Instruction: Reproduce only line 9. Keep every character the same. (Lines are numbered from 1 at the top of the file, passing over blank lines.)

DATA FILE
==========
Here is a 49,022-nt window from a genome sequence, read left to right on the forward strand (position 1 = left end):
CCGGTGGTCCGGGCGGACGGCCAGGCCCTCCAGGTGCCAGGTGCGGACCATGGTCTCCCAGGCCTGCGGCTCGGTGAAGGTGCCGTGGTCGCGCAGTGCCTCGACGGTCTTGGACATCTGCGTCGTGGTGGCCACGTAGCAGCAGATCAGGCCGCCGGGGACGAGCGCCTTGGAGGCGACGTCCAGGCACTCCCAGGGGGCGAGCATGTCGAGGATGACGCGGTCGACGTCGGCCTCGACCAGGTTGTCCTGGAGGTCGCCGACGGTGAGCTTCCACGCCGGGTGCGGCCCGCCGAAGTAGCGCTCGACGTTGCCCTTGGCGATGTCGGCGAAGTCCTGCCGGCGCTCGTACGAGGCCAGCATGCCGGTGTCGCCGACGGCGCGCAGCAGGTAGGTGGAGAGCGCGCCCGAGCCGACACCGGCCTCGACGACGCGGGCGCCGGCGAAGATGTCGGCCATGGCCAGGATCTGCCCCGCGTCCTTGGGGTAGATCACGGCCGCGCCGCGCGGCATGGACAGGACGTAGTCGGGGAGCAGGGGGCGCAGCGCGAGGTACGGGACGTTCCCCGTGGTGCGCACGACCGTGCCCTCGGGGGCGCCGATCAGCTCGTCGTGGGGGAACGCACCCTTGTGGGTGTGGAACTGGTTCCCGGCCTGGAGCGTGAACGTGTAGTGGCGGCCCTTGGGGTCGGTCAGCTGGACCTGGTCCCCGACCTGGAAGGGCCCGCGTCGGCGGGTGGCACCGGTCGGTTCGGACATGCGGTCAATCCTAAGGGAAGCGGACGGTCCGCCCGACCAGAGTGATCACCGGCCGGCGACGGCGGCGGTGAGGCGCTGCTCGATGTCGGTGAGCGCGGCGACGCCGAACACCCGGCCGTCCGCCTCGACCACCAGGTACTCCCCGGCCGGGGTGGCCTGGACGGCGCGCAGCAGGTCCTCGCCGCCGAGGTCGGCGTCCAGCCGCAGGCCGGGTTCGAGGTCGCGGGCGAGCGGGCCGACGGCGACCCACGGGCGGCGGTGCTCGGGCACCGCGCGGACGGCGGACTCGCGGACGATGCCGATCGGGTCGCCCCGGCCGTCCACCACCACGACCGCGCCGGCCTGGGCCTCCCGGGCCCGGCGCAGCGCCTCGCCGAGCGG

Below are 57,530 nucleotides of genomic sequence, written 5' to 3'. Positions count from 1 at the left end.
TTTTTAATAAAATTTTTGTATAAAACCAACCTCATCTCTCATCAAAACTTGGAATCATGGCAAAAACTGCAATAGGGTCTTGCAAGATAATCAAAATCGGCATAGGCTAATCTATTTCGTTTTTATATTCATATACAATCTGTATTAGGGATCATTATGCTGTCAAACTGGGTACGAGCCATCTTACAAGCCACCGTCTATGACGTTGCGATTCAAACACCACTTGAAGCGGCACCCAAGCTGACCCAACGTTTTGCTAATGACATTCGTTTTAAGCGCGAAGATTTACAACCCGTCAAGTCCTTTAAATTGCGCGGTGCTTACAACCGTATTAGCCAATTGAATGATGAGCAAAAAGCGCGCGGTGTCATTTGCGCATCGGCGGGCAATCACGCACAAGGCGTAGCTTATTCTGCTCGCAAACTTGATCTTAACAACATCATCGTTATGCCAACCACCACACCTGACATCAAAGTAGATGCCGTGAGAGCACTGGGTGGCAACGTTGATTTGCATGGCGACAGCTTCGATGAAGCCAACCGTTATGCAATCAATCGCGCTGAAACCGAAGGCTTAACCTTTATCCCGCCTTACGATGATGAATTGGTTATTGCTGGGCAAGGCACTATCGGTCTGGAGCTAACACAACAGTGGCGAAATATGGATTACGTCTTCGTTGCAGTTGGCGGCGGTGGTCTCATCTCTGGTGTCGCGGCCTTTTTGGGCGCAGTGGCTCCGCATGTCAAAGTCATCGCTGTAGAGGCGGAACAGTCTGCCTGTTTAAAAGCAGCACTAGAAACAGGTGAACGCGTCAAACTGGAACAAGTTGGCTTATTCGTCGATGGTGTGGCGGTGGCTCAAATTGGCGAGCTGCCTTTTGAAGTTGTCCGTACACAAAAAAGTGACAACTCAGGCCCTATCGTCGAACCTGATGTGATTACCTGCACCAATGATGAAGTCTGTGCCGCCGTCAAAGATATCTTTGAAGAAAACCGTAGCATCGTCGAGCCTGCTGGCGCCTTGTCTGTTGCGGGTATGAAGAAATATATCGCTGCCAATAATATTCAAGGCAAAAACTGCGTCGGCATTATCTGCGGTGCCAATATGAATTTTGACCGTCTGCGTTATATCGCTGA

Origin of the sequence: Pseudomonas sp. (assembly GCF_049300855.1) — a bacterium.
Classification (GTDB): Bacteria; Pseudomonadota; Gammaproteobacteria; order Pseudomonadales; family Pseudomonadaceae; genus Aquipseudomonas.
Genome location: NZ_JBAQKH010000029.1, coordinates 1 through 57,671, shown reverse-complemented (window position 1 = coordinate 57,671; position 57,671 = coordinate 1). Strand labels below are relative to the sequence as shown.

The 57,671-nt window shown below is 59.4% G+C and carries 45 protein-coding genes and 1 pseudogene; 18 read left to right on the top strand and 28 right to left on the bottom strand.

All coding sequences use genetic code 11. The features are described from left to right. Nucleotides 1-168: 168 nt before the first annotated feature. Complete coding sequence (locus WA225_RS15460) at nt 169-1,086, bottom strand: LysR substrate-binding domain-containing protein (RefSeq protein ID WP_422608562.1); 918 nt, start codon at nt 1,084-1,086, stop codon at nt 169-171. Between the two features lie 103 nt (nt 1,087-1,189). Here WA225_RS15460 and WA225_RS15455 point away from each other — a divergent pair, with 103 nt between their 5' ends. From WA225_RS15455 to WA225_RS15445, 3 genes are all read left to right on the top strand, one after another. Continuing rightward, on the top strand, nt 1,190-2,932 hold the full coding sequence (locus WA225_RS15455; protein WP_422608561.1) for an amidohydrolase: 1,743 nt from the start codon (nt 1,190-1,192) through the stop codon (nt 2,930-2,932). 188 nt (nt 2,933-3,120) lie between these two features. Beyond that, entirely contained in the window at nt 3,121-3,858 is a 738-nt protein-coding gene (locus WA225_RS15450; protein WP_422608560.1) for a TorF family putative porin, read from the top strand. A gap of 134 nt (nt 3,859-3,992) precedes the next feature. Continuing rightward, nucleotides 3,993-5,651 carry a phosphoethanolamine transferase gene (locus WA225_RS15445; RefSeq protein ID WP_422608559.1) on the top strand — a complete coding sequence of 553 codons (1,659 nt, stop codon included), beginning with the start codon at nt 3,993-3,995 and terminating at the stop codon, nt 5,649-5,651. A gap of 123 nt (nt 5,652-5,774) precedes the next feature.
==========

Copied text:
All coding sequences use genetic code 11. The features are described from left to right. Nucleotides 1-168: 168 nt before the first annotated feature. Complete coding sequence (locus WA225_RS15460) at nt 169-1,086, bottom strand: LysR substrate-binding domain-containing protein (RefSeq protein ID WP_422608562.1); 918 nt, start codon at nt 1,084-1,086, stop codon at nt 169-171. Between the two features lie 103 nt (nt 1,087-1,189). Here WA225_RS15460 and WA225_RS15455 point away from each other — a divergent pair, with 103 nt between their 5' ends. From WA225_RS15455 to WA225_RS15445, 3 genes are all read left to right on the top strand, one after another. Continuing rightward, on the top strand, nt 1,190-2,932 hold the full coding sequence (locus WA225_RS15455; protein WP_422608561.1) for an amidohydrolase: 1,743 nt from the start codon (nt 1,190-1,192) through the stop codon (nt 2,930-2,932). 188 nt (nt 2,933-3,120) lie between these two features. Beyond that, entirely contained in the window at nt 3,121-3,858 is a 738-nt protein-coding gene (locus WA225_RS15450; protein WP_422608560.1) for a TorF family putative porin, read from the top strand. A gap of 134 nt (nt 3,859-3,992) precedes the next feature. Continuing rightward, nucleotides 3,993-5,651 carry a phosphoethanolamine transferase gene (locus WA225_RS15445; RefSeq protein ID WP_422608559.1) on the top strand — a complete coding sequence of 553 codons (1,659 nt, stop codon included), beginning with the start codon at nt 3,993-3,995 and terminating at the stop codon, nt 5,649-5,651. A gap of 123 nt (nt 5,652-5,774) precedes the next feature.